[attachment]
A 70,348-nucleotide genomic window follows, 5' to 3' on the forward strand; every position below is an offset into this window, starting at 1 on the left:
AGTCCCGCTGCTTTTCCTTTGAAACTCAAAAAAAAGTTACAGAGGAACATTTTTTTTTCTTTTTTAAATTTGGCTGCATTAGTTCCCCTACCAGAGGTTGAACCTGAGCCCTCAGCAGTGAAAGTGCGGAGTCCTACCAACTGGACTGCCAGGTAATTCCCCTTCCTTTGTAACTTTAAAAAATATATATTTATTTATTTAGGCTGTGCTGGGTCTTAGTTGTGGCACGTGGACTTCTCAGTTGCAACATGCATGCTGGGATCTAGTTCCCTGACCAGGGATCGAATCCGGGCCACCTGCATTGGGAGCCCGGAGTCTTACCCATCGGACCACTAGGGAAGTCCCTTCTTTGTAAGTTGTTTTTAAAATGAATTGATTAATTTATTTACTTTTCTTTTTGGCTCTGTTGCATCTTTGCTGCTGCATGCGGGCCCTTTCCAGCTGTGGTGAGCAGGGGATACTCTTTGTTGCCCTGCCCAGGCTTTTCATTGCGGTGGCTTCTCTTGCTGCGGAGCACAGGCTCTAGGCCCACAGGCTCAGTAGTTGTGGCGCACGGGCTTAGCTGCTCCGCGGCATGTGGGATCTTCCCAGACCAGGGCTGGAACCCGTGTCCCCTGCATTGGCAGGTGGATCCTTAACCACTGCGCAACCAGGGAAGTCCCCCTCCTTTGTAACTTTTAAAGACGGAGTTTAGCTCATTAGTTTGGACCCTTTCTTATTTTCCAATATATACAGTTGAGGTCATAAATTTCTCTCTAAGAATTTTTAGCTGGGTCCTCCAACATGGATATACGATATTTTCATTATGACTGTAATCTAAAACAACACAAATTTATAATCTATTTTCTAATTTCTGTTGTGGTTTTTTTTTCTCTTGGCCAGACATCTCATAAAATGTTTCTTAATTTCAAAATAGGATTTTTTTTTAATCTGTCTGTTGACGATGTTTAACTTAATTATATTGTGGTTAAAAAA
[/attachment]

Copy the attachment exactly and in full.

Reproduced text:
A 70,348-nucleotide genomic window follows, 5' to 3' on the forward strand; every position below is an offset into this window, starting at 1 on the left:
AGTCCCGCTGCTTTTCCTTTGAAACTCAAAAAAAAGTTACAGAGGAACATTTTTTTTTCTTTTTTAAATTTGGCTGCATTAGTTCCCCTACCAGAGGTTGAACCTGAGCCCTCAGCAGTGAAAGTGCGGAGTCCTACCAACTGGACTGCCAGGTAATTCCCCTTCCTTTGTAACTTTAAAAAATATATATTTATTTATTTAGGCTGTGCTGGGTCTTAGTTGTGGCACGTGGACTTCTCAGTTGCAACATGCATGCTGGGATCTAGTTCCCTGACCAGGGATCGAATCCGGGCCACCTGCATTGGGAGCCCGGAGTCTTACCCATCGGACCACTAGGGAAGTCCCTTCTTTGTAAGTTGTTTTTAAAATGAATTGATTAATTTATTTACTTTTCTTTTTGGCTCTGTTGCATCTTTGCTGCTGCATGCGGGCCCTTTCCAGCTGTGGTGAGCAGGGGATACTCTTTGTTGCCCTGCCCAGGCTTTTCATTGCGGTGGCTTCTCTTGCTGCGGAGCACAGGCTCTAGGCCCACAGGCTCAGTAGTTGTGGCGCACGGGCTTAGCTGCTCCGCGGCATGTGGGATCTTCCCAGACCAGGGCTGGAACCCGTGTCCCCTGCATTGGCAGGTGGATCCTTAACCACTGCGCAACCAGGGAAGTCCCCCTCCTTTGTAACTTTTAAAGACGGAGTTTAGCTCATTAGTTTGGACCCTTTCTTATTTTCCAATATATACAGTTGAGGTCATAAATTTCTCTCTAAGAATTTTTAGCTGGGTCCTCCAACATGGATATACGATATTTTCATTATGACTGTAATCTAAAACAACACAAATTTATAATCTATTTTCTAATTTCTGTTGTGGTTTTTTTTTCTCTTGGCCAGACATCTCATAAAATGTTTCTTAATTTCAAAATAGGATTTTTTTTTAATCTGTCTGTTGACGATGTTTAACTTAATTATATTGTGGTTAAAAAA